### Where in the World is Water?

Contributor: Regents of the University of California

Type Category: Instructional Materials

Types: Lesson/Lesson Plan, Curriculum

Note: This resource, vetted by NSTA curators, is provided to teachers along with suggested modifications to make it more in line with the vision of the NGSS. While not considered to be “fully aligned,” the resources and expert recommendations provide teachers with concrete examples and expert guidance using the EQuIP rubric to adapted existing resources. Read more here.

#### Description

This three part lesson developed by 4H engages students in an interaction “globe” tossing activity, a measuring and analysis of water; and a discussion about conserving water.

Intended Audience
Educator and learner

Educational Level

Language
English

Access Restrictions
Free access - The right to view and/or download material without financial, registration, or excessive advertising barriers.

##### Performance Expectation

2-ESS2-3  Obtain information to identify where water is found on Earth and that it can be solid or liquid.

Clarification Statement:

none

Assessment Boundary:

none

This resource was not designed to build towards this performance expectation, but can be used to build towards it using the suggestions provided below.

This lesson has three parts, engaging to young students and addresses the three dimensions of Performance Expectations.

##### Science and Engineering Practice

This resource was not designed to build towards this science and engineering practice, but can be used to build towards it using the suggestions provided below.

This practice must focus on qualitative mathematical thinking. The students usually don't fully understand proportions, but they can identify and reason about them. Similarly, the students at this age have a budding understanding of percentages, therefore the teacher would need to consider how to introduce the numbers relative to the students' current learning. The students will enjoy using the measuring spoons to compare water, but would not be expected to fully understand the measurements.

##### Disciplinary Core Idea

This resource was not designed to build towards this disciplinary core idea, but can be used to build towards it using the suggestions provided below.

The lesson would more fully address the Core Idea element if the globe tossing includes the question, “Is that water in liquid or solid form?” But why the water is in these different forms would also need to be reasoned out by students. Students will need many rich learning experiences with water before they are able to be assessed on this Performance Expectation.

##### Crosscutting Concept

This resource was not designed to build towards this crosscutting concept, but can be used to build towards it using the suggestions provided below.

More explicit attention could be paid to the Crosscutting Concept; Patterns, in order to ensure that students engage with all three dimensions. The teacher may ask the students to explain what a pattern is and then ask if they can use a pattern to describe water on the planet. She could also have students ask questions at the close of this lesson and then categorize the questions according to which ones use the lens of patterns.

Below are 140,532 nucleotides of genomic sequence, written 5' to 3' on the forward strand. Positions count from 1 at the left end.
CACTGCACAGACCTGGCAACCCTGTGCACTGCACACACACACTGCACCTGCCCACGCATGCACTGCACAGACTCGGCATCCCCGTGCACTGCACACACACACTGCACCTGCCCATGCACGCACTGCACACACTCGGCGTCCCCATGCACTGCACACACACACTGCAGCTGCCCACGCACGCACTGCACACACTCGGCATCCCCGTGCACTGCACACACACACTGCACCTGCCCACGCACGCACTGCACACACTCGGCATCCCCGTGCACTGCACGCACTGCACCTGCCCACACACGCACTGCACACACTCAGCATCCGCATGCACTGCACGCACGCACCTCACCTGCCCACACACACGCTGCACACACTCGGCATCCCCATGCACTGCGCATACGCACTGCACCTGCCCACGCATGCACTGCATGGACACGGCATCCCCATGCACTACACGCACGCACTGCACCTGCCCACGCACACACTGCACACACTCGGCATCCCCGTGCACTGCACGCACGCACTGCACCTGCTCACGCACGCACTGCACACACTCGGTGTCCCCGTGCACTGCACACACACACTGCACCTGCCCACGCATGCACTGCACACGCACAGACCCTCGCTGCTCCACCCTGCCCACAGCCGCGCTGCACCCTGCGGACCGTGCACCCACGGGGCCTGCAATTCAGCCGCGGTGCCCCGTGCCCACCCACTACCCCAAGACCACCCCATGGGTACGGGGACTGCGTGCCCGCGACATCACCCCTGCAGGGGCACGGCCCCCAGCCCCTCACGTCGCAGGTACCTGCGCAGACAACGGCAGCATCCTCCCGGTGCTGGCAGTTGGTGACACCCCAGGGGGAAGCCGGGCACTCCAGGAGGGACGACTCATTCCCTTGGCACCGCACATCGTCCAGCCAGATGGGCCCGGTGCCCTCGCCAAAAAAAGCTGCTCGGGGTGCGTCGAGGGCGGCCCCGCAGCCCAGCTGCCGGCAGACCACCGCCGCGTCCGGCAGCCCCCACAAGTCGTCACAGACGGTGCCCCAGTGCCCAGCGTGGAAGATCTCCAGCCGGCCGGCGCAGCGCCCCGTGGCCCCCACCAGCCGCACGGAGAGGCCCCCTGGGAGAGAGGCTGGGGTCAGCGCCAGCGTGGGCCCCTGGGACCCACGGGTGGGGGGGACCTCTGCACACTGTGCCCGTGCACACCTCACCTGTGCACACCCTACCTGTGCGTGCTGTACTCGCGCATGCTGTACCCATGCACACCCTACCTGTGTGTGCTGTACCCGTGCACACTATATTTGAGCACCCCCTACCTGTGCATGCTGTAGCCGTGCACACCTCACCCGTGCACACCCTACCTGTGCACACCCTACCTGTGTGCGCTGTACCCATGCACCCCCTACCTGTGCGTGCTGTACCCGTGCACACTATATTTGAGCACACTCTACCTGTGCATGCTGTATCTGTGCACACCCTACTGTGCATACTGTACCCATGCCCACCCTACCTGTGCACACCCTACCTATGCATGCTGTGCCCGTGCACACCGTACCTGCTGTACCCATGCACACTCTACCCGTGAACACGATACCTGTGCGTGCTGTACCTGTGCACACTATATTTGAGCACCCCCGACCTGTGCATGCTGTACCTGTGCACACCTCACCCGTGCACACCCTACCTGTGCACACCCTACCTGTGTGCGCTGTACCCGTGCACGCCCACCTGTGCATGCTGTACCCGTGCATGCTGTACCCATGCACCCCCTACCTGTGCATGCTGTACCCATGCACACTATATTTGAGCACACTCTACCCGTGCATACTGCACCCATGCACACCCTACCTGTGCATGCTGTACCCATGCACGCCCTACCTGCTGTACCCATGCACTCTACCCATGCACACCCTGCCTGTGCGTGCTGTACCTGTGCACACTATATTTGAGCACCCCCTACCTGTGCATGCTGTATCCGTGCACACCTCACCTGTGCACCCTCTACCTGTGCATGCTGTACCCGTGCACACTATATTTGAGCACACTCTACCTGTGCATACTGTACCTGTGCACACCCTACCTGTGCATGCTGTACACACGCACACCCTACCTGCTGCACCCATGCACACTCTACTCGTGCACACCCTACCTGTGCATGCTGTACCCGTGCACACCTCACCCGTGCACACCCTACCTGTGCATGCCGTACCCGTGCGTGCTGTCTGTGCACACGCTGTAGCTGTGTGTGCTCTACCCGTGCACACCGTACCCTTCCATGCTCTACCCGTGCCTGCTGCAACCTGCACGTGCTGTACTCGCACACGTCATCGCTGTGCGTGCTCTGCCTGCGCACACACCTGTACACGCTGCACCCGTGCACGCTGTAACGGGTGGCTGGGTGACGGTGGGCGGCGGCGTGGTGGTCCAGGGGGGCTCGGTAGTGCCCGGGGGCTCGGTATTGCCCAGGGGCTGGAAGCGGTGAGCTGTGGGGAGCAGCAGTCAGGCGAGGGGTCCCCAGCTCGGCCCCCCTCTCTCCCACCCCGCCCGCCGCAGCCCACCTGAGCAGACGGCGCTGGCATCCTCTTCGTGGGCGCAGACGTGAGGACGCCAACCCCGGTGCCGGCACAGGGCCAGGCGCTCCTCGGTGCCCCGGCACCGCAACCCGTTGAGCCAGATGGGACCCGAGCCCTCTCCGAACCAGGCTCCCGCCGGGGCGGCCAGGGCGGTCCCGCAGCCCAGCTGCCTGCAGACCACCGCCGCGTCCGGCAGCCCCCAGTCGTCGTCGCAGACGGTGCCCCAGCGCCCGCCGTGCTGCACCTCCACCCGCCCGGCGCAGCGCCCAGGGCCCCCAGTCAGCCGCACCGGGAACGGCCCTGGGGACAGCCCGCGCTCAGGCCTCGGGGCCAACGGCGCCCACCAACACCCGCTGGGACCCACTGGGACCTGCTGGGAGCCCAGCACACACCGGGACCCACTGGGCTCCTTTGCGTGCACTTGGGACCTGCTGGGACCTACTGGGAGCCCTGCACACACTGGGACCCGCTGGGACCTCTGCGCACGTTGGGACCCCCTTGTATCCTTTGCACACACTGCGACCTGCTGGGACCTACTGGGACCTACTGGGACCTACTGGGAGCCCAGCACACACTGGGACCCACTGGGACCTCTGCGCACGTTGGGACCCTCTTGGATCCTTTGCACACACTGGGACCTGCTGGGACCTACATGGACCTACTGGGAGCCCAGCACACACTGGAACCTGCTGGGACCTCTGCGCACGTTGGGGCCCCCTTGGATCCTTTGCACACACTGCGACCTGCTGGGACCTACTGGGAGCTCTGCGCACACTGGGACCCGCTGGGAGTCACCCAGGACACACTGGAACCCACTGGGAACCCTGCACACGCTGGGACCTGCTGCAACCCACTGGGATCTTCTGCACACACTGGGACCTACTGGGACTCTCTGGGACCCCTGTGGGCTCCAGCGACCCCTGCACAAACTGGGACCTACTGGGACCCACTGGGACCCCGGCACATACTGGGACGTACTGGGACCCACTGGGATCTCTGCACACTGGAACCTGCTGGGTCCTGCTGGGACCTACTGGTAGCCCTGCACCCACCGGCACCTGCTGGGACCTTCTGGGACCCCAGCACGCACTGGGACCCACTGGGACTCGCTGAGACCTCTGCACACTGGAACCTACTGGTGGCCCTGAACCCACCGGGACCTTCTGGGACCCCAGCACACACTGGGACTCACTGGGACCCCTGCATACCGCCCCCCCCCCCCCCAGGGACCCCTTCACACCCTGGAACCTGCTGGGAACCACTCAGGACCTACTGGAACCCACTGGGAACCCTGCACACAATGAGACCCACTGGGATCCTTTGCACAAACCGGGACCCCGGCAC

#### Resource Quality

• Alignment to the Dimensions of the NGSS: The three dimensions work together to support students to make sense of phenomena and/or to design solutions to problems. However, they are implicit. The lesson was written before the writing of NGSS and has not been updated. Hence, the Crosscutting Concepts are not apparent without modifications. Specific guiding questions that ask about patterns and support the student in looking for and describing the patterns in the shapes and the kinds of water would benefit the three-dimensionality. Another support for the lesson for the phenomenon and addressing the local context would be to explicitly connect to a local problem related to water in the community that the students would try to address.
• Instructional Supports: The application to the students' daily lives and water conservation makes this lesson relevant to even young students. The discussion builds connections between students lived experiences and the science taught in school. The students deepen the practice of mathematical thinking to consider a phenomenon that has authentic alignment to engineering problems.
• Monitoring Student Progress: There are no embedded formative assessments or rubrics to track student progress. The teacher could ask the students in small groups or partners to discuss whether or not this statement is true, “most of the water in the planet is in the ocean, but there are other places where there is water.” The teacher could have the partners explain their thinking, looking for how the students back up their claims, as she moves around the classroom.
• Quality of Technological Interactivity: There are no interactive components to the lesson as part of technology.

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